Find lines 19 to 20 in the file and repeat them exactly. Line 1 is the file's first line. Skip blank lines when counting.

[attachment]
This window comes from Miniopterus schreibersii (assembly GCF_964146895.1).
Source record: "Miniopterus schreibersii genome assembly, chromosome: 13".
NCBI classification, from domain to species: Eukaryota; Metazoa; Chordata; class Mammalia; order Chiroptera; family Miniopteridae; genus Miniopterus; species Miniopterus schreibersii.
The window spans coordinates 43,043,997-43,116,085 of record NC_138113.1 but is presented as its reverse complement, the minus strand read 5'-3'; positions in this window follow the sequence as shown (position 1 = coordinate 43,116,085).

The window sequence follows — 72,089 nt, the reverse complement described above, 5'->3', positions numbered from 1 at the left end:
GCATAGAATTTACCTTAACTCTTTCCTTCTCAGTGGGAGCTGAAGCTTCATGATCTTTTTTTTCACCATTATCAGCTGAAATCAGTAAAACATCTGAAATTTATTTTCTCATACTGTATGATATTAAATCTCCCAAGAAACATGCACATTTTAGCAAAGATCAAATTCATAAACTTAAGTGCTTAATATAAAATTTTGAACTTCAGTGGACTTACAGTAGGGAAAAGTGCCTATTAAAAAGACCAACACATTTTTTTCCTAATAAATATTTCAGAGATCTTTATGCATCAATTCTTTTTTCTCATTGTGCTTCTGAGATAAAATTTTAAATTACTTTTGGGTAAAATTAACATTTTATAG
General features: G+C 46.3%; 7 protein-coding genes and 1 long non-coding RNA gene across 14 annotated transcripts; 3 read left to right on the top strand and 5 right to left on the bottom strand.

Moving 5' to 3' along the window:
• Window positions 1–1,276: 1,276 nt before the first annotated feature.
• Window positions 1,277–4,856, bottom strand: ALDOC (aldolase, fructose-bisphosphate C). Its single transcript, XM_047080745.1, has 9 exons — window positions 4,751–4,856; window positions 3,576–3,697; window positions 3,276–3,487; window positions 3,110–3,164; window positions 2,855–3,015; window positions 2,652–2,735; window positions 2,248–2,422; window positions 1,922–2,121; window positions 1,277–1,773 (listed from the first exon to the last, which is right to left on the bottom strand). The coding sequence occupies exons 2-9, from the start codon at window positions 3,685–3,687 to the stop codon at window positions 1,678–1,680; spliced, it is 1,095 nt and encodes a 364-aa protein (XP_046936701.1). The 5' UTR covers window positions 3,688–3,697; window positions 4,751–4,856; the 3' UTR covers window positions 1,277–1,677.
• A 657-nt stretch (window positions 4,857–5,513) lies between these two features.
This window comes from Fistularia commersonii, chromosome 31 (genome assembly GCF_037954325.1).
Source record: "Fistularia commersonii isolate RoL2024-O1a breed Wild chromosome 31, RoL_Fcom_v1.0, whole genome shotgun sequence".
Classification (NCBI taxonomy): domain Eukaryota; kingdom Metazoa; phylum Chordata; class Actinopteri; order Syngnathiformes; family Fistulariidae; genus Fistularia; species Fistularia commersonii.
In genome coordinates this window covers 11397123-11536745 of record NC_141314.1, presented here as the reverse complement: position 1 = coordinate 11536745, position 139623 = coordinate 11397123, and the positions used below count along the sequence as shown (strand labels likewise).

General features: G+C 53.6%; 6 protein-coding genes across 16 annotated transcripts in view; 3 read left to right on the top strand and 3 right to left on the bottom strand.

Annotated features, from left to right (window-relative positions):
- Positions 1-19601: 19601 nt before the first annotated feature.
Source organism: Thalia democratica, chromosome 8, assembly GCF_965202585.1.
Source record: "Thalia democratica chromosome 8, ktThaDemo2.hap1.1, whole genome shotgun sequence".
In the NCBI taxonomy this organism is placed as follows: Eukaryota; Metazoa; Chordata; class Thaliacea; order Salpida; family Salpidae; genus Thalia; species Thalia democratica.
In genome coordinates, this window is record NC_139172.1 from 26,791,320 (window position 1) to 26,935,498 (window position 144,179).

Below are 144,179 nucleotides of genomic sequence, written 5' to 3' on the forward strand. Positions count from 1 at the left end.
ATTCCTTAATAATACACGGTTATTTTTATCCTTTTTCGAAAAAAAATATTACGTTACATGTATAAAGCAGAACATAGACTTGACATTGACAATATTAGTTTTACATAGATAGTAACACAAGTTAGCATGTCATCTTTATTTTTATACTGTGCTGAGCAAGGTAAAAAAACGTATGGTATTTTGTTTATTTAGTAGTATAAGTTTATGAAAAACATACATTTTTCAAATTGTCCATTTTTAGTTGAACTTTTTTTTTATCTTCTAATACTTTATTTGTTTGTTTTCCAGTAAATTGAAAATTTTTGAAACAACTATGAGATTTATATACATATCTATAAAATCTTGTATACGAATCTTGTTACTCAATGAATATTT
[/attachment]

Source organism: Thalia democratica, chromosome 8, assembly GCF_965202585.1.
Source record: "Thalia democratica chromosome 8, ktThaDemo2.hap1.1, whole genome shotgun sequence".